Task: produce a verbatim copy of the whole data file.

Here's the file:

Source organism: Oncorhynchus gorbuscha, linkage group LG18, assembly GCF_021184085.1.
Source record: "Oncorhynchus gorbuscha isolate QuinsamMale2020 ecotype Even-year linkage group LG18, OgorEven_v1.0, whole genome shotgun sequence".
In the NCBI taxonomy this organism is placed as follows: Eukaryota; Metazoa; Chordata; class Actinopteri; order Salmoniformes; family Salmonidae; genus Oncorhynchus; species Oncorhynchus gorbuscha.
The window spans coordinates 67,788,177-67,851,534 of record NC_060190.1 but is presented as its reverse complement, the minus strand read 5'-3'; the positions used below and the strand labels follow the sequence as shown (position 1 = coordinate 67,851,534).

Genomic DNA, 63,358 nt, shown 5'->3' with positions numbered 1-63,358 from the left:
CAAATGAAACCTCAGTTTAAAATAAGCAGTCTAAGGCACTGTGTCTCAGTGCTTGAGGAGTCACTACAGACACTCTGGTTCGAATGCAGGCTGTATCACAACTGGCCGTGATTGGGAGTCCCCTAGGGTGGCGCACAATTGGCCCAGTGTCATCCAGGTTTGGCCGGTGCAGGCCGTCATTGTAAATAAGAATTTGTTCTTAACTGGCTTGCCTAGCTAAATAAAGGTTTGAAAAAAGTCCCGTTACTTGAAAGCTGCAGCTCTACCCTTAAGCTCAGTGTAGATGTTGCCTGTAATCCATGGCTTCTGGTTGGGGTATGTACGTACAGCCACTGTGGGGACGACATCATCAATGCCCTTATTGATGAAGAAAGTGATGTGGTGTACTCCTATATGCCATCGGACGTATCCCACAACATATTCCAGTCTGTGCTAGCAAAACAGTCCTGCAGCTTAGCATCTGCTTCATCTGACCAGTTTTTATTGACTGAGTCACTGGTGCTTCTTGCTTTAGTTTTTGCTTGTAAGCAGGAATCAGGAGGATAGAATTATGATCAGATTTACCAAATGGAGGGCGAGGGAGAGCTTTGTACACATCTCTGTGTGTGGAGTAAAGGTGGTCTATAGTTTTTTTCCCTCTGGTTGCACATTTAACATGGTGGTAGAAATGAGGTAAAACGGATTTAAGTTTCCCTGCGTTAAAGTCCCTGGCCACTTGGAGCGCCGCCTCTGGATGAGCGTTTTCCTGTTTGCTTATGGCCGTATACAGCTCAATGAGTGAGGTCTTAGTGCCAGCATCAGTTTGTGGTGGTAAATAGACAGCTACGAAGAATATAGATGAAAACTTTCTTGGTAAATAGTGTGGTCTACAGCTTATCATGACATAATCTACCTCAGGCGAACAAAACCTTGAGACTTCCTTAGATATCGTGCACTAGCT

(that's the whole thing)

Source organism: Oncorhynchus gorbuscha, linkage group LG18, assembly GCF_021184085.1.
Source record: "Oncorhynchus gorbuscha isolate QuinsamMale2020 ecotype Even-year linkage group LG18, OgorEven_v1.0, whole genome shotgun sequence".
In the NCBI taxonomy this organism is placed as follows: Eukaryota; Metazoa; Chordata; class Actinopteri; order Salmoniformes; family Salmonidae; genus Oncorhynchus; species Oncorhynchus gorbuscha.
The window spans coordinates 67,788,177-67,851,534 of record NC_060190.1 but is presented as its reverse complement, the minus strand read 5'-3'; the positions used below and the strand labels follow the sequence as shown (position 1 = coordinate 67,851,534).

Genomic DNA, 63,358 nt, shown 5'->3' with positions numbered 1-63,358 from the left:
CAAATGAAACCTCAGTTTAAAATAAGCAGTCTAAGGCACTGTGTCTCAGTGCTTGAGGAGTCACTACAGACACTCTGGTTCGAATGCAGGCTGTATCACAACTGGCCGTGATTGGGAGTCCCCTAGGGTGGCGCACAATTGGCCCAGTGTCATCCAGGTTTGGCCGGTGCAGGCCGTCATTGTAAATAAGAATTTGTTCTTAACTGGCTTGCCTAGCTAAATAAAGGTTTGAAAAAAGTCCCGTTACTTGAAAGCTGCAGCTCTACCCTTAAGCTCAGTGTAGATGTTGCCTGTAATCCATGGCTTCTGGTTGGGGTATGTACGTACAGCCACTGTGGGGACGACATCATCAATGCCCTTATTGATGAAGAAAGTGATGTGGTGTACTCCTATATGCCATCGGACGTATCCCACAACATATTCCAGTCTGTGCTAGCAAAACAGTCCTGCAGCTTAGCATCTGCTTCATCTGACCAGTTTTTATTGACTGAGTCACTGGTGCTTCTTGCTTTAGTTTTTGCTTGTAAGCAGGAATCAGGAGGATAGAATTATGATCAGATTTACCAAATGGAGGGCGAGGGAGAGCTTTGTACACATCTCTGTGTGTGGAGTAAAGGTGGTCTATAGTTTTTTTCCCTCTGGTTGCACATTTAACATGGTGGTAGAAATGAGGTAAAACGGATTTAAGTTTCCCTGCGTTAAAGTCCCTGGCCACTTGGAGCGCCGCCTCTGGATGAGCGTTTTCCTGTTTGCTTATGGCCGTATACAGCTCAATGAGTGAGGTCTTAGTGCCAGCATCAGTTTGTGGTGGTAAATAGACAGCTACGAAGAATATAGATGAAAACTTTCTTGGTAAATAGTGTGGTCTACAGCTTATCATGACATAATCTACCTCAGGCGAACAAAACCTTGAGACTTCCTTAGATATCGTGCACTAGCT